Daily Recap — April 8


“Don’t tell me the moon is shining; show me the glint of light on broken glass.”

― Anton Chekhov


The Trip of No Return


Despite a border on the verge of collapse, (now) former Homeland Security chief Kirstjen Nielsen left Washington last Sunday for what she assumed would be a typical, cushy week-long trip to Europe on the taxpayer dime. While there, Nielsen planned to discuss cybersecurity and terror threats with senior UK and Swedish government officials, and attend a meeting of G7 interior ministers in Paris.

Big mistake.

From the looks of various reports, that trip might have been the last straw for a cabinet member already skating on thin ice. A rocky week ended on Sunday evening with her abrupt resignation after meeting with PDT in the White House. According to cross-verified sources, Nielsen did not resign willingly, but was able to read the writing on the #BigBeautifulWall.


A Victory for Hawks?


The best reporting indicates that this move was being pushed by immigration hardliners inside the president’s inner circle, specifically national security adviser John Bolton (Yes, he’s a neocon and also a border hawk. Life is strange) and senior adviser Stephen Miller, both of whom having been very vocal about her weakness for months.

By all accounts, Nielsen was fresh outta friends in the West Wing, particularly following last year’s departure of chief of staff John Kelly, who had been her best (and possibly only) advocate in the White House. Kelly got her the job in the first place, after all. Nielsen has reportedly had fallings out with Kelly’s replacement, budget nerd Mick Mulvaney, but their disagreements weren’t the likely impetus for her departure. Stephen Miller openly complained about her to the President. But her biggest foe appears to be Bolton, who, according to multiple sources from multiple outlets, often criticized Nielsen for how she was handling immigration issues face to face and had no hesitation about expressing his reservations openly in front of PDT.

All these factors taken together made Nielsen’s continued presence as the head of DHS untenable, and the president knew it.


Big Picture


While it’s encouraging to see PDT act on the recommendations of border hawks within his administration (the few that exist), the truth is, firing Nielsen won’t really change anything.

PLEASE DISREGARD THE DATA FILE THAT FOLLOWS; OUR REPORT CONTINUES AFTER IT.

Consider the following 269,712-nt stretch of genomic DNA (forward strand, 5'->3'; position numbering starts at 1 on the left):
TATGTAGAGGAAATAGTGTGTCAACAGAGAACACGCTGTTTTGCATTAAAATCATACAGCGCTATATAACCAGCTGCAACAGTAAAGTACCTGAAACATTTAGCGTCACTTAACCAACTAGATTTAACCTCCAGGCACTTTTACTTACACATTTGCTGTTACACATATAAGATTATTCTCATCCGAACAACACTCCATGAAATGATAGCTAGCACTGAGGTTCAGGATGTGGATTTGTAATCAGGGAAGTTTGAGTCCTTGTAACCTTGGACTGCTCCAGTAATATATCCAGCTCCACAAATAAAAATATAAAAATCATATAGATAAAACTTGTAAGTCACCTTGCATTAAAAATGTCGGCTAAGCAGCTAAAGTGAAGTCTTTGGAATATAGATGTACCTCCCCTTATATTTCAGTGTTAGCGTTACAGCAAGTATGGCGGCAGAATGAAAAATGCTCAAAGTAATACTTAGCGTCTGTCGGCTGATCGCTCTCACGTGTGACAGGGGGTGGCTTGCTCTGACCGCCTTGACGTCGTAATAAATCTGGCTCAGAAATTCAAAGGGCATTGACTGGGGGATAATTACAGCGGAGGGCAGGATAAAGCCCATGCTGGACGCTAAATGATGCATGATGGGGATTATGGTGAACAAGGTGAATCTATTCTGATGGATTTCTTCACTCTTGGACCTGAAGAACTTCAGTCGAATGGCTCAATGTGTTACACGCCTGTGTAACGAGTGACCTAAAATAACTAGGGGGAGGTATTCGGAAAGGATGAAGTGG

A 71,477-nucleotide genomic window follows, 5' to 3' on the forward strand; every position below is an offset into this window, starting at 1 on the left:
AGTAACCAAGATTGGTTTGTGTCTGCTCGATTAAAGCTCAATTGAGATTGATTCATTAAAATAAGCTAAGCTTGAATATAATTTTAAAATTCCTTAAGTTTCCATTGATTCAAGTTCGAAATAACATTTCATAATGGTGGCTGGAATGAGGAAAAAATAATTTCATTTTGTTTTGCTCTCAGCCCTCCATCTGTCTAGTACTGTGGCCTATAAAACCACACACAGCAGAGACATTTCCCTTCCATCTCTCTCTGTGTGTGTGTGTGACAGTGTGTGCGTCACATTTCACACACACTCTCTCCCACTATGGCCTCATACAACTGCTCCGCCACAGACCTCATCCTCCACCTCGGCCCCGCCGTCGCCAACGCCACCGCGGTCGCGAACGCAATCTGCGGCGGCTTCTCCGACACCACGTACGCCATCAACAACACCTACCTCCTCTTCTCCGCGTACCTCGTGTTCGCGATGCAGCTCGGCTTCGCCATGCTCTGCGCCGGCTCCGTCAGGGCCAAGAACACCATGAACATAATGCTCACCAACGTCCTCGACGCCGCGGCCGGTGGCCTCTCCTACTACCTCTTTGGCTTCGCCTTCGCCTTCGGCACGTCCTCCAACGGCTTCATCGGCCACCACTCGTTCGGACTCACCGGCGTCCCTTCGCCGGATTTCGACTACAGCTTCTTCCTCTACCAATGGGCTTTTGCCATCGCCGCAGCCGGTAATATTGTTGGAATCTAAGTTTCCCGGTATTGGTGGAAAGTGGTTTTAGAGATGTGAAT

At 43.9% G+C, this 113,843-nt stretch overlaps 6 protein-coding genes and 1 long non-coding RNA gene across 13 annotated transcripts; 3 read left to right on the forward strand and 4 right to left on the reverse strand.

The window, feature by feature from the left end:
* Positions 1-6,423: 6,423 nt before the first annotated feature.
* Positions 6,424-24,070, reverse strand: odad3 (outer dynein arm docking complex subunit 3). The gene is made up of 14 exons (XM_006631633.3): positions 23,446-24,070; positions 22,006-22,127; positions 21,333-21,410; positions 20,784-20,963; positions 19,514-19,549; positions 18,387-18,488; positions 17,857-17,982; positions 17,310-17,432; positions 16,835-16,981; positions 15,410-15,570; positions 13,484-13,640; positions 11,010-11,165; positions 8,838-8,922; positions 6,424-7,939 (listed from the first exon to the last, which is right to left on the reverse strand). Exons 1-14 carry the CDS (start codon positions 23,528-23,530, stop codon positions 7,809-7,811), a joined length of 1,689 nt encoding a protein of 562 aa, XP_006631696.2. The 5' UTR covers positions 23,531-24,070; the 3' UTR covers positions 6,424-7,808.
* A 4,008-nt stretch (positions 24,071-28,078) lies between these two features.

She may be disconnected-or worse, disingenuous-regarding the problems at the border, but at the end of the day, she’s handcuffed by the laws handed down from Congress, just as her replacement will be. Thanks to an asylum policy that gives deportation immunity to anyone who manages to drag a kid with them to the border and catch-and-release polices enabled by limited detention space, migrants are headed north with full confidence that they’ll make it into the good ole USA.

Thanks to the executive decision to hand immigration to Paul Ryan for the first 2 years of the Trump presidency, we’re averaging upwards of 100,000 migrants coming monthly and expect to receive over a million by year’s end, unless policies change, of course.

Will those policies change, given that we now have a Democrat-controlled House? Well, it will be tough. But I do know this — we don’t have a chance until White House messaging becomes centered on the real causes of our border crisis. And if and when we do get Democrats to the table to fix this atrocity, we’re going to have to be ready to give something up. That’s politics. The key will be PDT making the case to his base that whatever he gives was worth it. Given the seriousness of the situation and the hardline immigration stance of his base, he’s likely to find a receptive ear so long as the compromise is somewhat reasonable.

Unfortunately, with the young Marxists driving the narrative on the Dim side, a reasonable compromise is contingent upon Pelosi getting the spine to tell the kids to shut up while the adults are talking. And that’s far from guaranteed.

Stay tuned.



(Continued on Next Page)

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